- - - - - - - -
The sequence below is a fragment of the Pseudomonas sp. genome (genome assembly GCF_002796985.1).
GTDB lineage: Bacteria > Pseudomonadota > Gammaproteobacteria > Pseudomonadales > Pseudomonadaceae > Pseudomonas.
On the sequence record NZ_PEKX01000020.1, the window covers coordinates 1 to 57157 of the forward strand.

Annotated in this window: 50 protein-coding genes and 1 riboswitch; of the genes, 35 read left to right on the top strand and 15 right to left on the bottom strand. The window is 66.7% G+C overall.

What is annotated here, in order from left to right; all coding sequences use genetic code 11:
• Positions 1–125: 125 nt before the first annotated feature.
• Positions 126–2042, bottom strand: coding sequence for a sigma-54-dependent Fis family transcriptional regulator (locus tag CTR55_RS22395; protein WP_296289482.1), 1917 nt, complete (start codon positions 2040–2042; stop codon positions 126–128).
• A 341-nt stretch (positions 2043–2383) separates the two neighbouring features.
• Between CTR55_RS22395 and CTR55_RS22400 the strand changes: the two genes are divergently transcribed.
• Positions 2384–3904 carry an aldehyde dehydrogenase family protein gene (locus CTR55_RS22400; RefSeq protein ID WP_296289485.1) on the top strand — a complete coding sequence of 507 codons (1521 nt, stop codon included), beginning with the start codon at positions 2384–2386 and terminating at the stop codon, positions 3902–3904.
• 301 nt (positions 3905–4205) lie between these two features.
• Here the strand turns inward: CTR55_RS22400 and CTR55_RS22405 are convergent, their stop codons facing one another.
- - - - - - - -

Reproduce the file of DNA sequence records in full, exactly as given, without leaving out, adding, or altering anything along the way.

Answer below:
The sequence below is a fragment of the Pseudomonas sp. genome (genome assembly GCF_002796985.1).
GTDB lineage: Bacteria > Pseudomonadota > Gammaproteobacteria > Pseudomonadales > Pseudomonadaceae > Pseudomonas.
On the sequence record NZ_PEKX01000020.1, the window covers coordinates 1 to 57157 of the forward strand.

Annotated in this window: 50 protein-coding genes and 1 riboswitch; of the genes, 35 read left to right on the top strand and 15 right to left on the bottom strand. The window is 66.7% G+C overall.

What is annotated here, in order from left to right; all coding sequences use genetic code 11:
• Positions 1–125: 125 nt before the first annotated feature.
• Positions 126–2042, bottom strand: coding sequence for a sigma-54-dependent Fis family transcriptional regulator (locus tag CTR55_RS22395; protein WP_296289482.1), 1917 nt, complete (start codon positions 2040–2042; stop codon positions 126–128).
• A 341-nt stretch (positions 2043–2383) separates the two neighbouring features.
• Between CTR55_RS22395 and CTR55_RS22400 the strand changes: the two genes are divergently transcribed.
• Positions 2384–3904 carry an aldehyde dehydrogenase family protein gene (locus CTR55_RS22400; RefSeq protein ID WP_296289485.1) on the top strand — a complete coding sequence of 507 codons (1521 nt, stop codon included), beginning with the start codon at positions 2384–2386 and terminating at the stop codon, positions 3902–3904.
• 301 nt (positions 3905–4205) lie between these two features.
• Here the strand turns inward: CTR55_RS22400 and CTR55_RS22405 are convergent, their stop codons facing one another.